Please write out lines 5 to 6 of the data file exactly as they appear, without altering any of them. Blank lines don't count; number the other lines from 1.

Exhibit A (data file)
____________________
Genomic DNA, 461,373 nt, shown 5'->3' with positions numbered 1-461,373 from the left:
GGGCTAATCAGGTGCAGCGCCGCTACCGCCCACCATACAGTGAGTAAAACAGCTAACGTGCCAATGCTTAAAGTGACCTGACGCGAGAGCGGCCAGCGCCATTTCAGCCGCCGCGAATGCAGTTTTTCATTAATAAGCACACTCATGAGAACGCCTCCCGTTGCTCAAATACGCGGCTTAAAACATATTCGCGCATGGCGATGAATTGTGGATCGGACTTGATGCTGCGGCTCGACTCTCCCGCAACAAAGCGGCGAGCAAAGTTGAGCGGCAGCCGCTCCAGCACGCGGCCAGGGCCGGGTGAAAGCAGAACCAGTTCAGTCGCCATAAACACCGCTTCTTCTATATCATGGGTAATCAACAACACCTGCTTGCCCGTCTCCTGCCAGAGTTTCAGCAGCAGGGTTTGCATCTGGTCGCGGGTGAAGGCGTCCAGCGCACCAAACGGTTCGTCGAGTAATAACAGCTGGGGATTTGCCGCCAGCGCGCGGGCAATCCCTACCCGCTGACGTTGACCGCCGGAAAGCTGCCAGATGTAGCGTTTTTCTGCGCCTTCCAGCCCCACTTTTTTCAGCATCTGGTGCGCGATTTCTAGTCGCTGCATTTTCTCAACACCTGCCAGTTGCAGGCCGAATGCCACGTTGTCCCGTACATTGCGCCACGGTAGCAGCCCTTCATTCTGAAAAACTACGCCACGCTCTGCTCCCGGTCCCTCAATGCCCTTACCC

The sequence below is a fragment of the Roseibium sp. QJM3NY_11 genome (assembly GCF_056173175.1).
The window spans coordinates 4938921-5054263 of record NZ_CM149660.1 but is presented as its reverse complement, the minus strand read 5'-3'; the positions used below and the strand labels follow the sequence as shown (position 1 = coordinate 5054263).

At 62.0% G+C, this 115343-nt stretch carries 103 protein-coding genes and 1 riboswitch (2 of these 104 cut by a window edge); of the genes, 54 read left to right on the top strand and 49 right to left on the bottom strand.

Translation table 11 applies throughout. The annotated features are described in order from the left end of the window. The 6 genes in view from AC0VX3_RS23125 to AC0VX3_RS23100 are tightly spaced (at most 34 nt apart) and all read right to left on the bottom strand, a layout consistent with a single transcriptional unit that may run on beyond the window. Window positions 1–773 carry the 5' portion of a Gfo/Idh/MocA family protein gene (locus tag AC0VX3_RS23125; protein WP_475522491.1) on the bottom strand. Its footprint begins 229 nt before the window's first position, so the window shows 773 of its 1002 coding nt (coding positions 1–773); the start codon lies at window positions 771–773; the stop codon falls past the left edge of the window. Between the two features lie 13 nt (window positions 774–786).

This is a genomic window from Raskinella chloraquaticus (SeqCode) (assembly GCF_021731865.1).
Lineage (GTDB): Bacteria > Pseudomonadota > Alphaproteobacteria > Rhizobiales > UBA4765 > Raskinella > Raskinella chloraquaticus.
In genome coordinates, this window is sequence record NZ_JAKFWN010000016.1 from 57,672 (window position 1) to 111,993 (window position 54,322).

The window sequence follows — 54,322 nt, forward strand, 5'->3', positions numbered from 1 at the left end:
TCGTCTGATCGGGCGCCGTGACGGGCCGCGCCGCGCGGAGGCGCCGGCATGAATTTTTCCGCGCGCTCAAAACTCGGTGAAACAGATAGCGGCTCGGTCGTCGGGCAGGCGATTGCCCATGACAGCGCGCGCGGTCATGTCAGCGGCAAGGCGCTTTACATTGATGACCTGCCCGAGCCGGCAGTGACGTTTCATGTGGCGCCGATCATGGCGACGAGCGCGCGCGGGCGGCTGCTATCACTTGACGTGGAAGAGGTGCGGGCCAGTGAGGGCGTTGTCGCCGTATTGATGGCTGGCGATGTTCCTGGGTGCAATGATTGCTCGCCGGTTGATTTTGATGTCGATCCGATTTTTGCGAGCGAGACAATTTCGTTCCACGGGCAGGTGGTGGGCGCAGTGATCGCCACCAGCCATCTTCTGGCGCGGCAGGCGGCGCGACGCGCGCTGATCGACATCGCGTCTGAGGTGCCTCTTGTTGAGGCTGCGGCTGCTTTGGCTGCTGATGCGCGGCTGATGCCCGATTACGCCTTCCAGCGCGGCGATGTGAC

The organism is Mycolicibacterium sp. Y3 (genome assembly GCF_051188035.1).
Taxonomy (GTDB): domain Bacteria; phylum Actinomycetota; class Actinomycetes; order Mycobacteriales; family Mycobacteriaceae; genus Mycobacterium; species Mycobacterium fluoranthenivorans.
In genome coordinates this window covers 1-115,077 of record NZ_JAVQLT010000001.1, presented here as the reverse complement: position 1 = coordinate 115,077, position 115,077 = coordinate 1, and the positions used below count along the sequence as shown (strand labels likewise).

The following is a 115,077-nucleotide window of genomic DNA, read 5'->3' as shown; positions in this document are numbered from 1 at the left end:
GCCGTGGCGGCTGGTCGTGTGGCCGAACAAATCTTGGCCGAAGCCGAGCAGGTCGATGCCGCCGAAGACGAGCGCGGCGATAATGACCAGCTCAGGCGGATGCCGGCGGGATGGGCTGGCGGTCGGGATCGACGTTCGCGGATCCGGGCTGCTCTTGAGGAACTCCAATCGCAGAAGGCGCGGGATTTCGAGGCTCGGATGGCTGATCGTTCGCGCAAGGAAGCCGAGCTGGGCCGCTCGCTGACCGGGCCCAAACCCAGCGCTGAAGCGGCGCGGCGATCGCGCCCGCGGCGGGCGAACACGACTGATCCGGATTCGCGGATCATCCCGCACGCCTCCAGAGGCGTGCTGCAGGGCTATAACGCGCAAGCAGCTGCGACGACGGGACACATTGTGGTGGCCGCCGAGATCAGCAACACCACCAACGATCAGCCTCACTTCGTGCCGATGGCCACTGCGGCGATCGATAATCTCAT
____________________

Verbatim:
At 62.0% G+C, this 115343-nt stretch carries 103 protein-coding genes and 1 riboswitch (2 of these 104 cut by a window edge); of the genes, 54 read left to right on the top strand and 49 right to left on the bottom strand.

Translation table 11 applies throughout. The annotated features are described in order from the left end of the window. The 6 genes in view from AC0VX3_RS23125 to AC0VX3_RS23100 are tightly spaced (at most 34 nt apart) and all read right to left on the bottom strand, a layout consistent with a single transcriptional unit that may run on beyond the window. Window positions 1–773 carry the 5' portion of a Gfo/Idh/MocA family protein gene (locus tag AC0VX3_RS23125; protein WP_475522491.1) on the bottom strand. Its footprint begins 229 nt before the window's first position, so the window shows 773 of its 1002 coding nt (coding positions 1–773); the start codon lies at window positions 771–773; the stop codon falls past the left edge of the window. Between the two features lie 13 nt (window positions 774–786).